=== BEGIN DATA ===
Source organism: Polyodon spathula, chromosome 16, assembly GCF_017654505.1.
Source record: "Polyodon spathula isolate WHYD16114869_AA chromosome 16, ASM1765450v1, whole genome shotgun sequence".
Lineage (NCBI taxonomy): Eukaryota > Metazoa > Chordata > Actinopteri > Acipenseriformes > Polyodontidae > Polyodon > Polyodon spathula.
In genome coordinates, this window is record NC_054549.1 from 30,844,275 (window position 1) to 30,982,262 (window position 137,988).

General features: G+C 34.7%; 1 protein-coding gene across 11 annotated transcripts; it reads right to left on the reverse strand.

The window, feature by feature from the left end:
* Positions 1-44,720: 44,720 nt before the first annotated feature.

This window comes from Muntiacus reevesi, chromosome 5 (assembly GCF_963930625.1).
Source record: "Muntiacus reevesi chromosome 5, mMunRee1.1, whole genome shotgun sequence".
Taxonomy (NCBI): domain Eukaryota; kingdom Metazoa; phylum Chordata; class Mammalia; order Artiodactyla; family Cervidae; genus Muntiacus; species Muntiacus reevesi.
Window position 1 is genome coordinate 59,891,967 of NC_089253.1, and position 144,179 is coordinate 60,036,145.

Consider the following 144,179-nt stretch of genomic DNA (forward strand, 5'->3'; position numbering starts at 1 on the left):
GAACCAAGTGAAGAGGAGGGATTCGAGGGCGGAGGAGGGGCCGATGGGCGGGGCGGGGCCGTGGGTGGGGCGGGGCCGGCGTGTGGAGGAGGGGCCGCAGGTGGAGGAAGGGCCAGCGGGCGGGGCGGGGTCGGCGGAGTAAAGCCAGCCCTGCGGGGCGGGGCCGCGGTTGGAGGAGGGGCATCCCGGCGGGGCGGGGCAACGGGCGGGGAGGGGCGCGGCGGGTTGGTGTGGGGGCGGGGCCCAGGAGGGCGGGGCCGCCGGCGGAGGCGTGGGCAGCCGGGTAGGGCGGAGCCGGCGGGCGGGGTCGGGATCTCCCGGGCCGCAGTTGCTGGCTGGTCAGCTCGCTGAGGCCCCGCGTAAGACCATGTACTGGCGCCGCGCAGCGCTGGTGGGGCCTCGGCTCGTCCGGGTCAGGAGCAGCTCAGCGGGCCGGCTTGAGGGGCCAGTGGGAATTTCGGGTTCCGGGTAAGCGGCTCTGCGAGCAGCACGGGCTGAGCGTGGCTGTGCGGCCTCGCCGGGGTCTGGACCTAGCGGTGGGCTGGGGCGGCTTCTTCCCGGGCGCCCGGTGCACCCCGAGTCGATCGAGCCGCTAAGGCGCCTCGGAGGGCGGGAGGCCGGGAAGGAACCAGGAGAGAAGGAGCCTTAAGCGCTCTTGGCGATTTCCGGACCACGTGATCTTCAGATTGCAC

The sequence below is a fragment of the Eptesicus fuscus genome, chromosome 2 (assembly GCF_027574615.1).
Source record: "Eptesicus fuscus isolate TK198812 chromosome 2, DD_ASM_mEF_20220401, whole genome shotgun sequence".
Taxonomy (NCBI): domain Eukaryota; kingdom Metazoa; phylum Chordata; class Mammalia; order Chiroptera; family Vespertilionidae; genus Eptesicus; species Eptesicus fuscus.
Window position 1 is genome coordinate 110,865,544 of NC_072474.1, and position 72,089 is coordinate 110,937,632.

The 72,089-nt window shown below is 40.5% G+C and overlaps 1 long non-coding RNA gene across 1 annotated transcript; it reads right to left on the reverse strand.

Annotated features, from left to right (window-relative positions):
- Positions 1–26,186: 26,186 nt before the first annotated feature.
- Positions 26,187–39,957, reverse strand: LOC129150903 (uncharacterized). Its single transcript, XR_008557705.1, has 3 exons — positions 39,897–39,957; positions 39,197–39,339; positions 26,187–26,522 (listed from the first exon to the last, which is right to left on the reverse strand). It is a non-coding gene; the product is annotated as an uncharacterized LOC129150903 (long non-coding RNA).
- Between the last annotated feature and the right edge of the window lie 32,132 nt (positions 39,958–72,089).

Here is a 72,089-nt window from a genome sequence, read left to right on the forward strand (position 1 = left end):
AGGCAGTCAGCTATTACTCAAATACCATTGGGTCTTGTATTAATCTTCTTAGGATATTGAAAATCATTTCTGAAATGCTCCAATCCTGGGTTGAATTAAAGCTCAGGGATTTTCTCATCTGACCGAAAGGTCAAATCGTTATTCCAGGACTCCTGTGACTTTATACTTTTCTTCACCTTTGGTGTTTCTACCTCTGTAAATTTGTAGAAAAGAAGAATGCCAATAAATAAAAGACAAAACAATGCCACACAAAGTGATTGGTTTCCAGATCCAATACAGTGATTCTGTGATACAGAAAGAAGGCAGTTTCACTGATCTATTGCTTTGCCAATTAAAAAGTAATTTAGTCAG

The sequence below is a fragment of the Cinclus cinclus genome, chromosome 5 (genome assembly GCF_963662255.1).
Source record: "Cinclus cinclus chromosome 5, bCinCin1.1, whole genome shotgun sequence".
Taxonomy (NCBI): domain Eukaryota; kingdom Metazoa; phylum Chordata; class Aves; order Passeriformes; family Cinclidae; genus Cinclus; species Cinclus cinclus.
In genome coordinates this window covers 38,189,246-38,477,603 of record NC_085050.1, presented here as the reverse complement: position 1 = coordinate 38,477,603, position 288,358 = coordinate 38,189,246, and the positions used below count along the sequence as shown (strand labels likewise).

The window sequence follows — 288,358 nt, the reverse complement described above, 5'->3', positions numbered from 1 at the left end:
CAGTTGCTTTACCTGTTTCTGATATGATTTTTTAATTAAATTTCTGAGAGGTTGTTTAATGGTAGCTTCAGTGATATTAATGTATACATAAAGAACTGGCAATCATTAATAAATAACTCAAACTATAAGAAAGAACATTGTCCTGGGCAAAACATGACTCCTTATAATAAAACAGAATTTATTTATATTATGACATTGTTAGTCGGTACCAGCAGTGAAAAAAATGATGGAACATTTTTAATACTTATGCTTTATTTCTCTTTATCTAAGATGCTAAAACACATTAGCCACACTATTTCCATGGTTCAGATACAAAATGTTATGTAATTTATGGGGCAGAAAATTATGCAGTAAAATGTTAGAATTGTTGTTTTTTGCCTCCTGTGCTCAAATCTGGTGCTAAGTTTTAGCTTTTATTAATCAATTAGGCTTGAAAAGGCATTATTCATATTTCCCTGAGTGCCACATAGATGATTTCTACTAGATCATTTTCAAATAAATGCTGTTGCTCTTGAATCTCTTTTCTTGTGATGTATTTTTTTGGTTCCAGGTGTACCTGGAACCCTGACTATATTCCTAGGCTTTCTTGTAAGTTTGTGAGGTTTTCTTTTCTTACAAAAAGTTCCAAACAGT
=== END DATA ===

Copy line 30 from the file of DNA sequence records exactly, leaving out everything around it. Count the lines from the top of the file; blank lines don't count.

CAGTTGCTTTACCTGTTTCTGATATGATTTTTTAATTAAATTTCTGAGAGGTTGTTTAATGGTAGCTTCAGTGATATTAATGTATACATAAAGAACTGGCAATCATTAATAAATAACTCAAACTATAAGAAAGAACATTGTCCTGGGCAAAACATGACTCCTTATAATAAAACAGAATTTATTTATATTATGACATTGTTAGTCGGTACCAGCAGTGAAAAAAATGATGGAACATTTTTAATACTTATGCTTTATTTCTCTTTATCTAAGATGCTAAAACACATTAGCCACACTATTTCCATGGTTCAGATACAAAATGTTATGTAATTTATGGGGCAGAAAATTATGCAGTAAAATGTTAGAATTGTTGTTTTTTGCCTCCTGTGCTCAAATCTGGTGCTAAGTTTTAGCTTTTATTAATCAATTAGGCTTGAAAAGGCATTATTCATATTTCCCTGAGTGCCACATAGATGATTTCTACTAGATCATTTTCAAATAAATGCTGTTGCTCTTGAATCTCTTTTCTTGTGATGTATTTTTTTGGTTCCAGGTGTACCTGGAACCCTGACTATATTCCTAGGCTTTCTTGTAAGTTTGTGAGGTTTTCTTTTCTTACAAAAAGTTCCAAACAGT